The Digital Learning Report Card examines each state’s progress in implementing policies that give students access to quality digital learning. These advances promise to revolutionize the current K-12 education model by giving students access to far more courses and allowing them to learn in their own way and at their own pace. This annual report card is produced by Digital Learning Now, an initiative of the Foundation for Excellence in Education (ExcelinEd). The fourth annual report card will be released later this month, grading each state’s 2014 digital education policies against the 10 Elements of High Quality Digital Learning.
We will be highlighting progress and sharing success stories from individual states published in collaboration between Digital Learning Now and Getting Smart. These stories are based on interviews with policymakers and stakeholders.
Today we highlight progress in advancing innovation in Ohio.
Imagine a fund that sparks innovation and spurs student learning. In Ohio, such a fund is setting the stage for real change to K-12 education. They call it the Straight A Innovation Fund.
To participate, educational entities in Ohio submit innovative ideas, strategies and plans that advance academic achievement, reduce spending and drive more dollars to the classroom. Once an application is selected, the state awards a grant to help implement those ideas. The fund is giving a boost to forward-thinking districts and schools, providing new opportunities to students and has the potential to improve educational outcomes.
HB 59 is the legislation for Ohio’s state budget for the 2014-2015 fiscal years, and it includes this unique fund. Distributed through a competitive grant process, the fund was created by Governor John Kasich and supported by the legislature within Ohio’s two year, $17 billion state education budget.
Whether the submission enhances technology or academic rigor, applicants must also show how their plans will result in cost savings. Does the innovation reduce textbooks and copy paper purchases? Can schools and districts share instructional costs for new classes across boundaries? The ideas seeded by the Ohio Straight A Innovation Fund have created high-quality learning opportunities for students while saving tax dollars.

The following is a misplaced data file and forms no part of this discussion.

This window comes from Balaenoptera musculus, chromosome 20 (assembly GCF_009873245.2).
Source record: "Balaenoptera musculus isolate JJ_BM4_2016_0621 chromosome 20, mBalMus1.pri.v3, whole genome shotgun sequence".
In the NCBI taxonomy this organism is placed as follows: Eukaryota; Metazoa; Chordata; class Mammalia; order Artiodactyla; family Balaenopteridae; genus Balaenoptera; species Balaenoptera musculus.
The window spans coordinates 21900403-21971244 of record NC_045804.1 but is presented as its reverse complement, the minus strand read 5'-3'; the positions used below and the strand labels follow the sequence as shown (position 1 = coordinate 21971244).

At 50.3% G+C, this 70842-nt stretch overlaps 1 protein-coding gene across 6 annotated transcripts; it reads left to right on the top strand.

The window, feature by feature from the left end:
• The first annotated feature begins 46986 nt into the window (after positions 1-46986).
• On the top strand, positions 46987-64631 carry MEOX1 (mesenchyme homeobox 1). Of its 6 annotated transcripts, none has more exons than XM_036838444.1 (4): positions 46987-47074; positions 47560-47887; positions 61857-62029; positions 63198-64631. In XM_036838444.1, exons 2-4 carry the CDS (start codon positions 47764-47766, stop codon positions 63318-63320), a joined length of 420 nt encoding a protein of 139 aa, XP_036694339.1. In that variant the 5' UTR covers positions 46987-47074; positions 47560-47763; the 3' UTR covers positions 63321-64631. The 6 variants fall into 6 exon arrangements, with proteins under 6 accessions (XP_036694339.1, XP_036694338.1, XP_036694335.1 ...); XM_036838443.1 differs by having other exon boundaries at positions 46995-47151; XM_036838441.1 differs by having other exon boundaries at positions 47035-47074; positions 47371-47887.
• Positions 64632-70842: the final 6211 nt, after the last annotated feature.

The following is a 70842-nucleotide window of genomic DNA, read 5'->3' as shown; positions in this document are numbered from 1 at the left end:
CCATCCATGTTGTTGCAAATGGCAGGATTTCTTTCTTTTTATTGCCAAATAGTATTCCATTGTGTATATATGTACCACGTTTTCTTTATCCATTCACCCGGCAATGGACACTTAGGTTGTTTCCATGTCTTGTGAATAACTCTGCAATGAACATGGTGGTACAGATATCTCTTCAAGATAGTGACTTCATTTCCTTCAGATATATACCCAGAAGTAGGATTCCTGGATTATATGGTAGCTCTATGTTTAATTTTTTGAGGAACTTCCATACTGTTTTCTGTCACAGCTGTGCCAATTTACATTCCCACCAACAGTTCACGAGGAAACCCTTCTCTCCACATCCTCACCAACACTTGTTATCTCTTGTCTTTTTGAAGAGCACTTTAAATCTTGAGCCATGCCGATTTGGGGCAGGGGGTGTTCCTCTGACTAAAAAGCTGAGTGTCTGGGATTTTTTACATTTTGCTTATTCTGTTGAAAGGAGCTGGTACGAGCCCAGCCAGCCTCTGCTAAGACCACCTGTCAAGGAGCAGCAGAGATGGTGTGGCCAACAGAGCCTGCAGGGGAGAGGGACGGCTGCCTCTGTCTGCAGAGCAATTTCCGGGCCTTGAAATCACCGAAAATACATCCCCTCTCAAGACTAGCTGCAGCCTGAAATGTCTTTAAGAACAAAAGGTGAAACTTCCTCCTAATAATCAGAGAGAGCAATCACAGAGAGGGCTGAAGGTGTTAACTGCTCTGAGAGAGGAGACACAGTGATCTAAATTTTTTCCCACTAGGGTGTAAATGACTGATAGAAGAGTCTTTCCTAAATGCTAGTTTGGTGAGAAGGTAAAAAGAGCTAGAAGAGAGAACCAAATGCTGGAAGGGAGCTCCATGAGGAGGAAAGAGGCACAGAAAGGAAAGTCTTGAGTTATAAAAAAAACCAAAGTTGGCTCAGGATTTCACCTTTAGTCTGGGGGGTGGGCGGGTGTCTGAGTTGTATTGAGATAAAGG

Since applicants are required to outline possible implementation cost savings, this is a great example of “spending to save.” These savings don’t just stop at one school or district either. Since schools learn from others’ innovations, thoughtful collaboration ensures savings are passed on well beyond the approved application. Stebelton notes, “A distinguishing aspect of these funds is that they encourage collaboration. As a result, many districts have partnered to create joint ventures with large/small, urban/rural districts. There are also strong partnerships between state aid agencies, universities and local districts.”
Early Signs Show Success. The Ohio Department of Education facilitates the award process, but implementation on the ground is key to bringing goals to reality. Interest around the state has been high, which creates a competitive process for applicants. Innovation happens with collaboration, not isolation, and the fund has spurred a number of partnerships. A recent example is the expanding and replicating of a robotics and manufacturing education center by a consortium of career tech centers.
The first round of funding awarded in 2014 distributed $88.6 million to 24 grantees representing over 150 school districts. A second round in 2015 awarded 34 grants totaling $141.9 million with an estimated $246.7 million in spending reductions over five years.
Other states exploring similar innovation funds can learn from Ohio. Grants that prioritize blended learning and student-centered policies can help focus states on student learning and reward the schools delivering savings and efficiency. These grants should always be tracked and results communicated – to ensure accountability and to share successful practices with more teachers and students.
Stay tuned for more information on how states are approaching education policy to advance personalized, digital learning.
About the author
Erin Lockett is a Senior Policy Analyst at ExcelinEd, focusing on Course Access in the Innovation Policy set. Her work includes Innovation sessions and annual Pre-Summit workshops at the National Summit on Education Reform, convenings, thought leadership, and white papers on Course Access and Personalized Learning. She graduated from George Washington University’s Trachtenberg School for Public Policy and Public Administration with a Master’s in Public Administration, focusing on nonprofit management.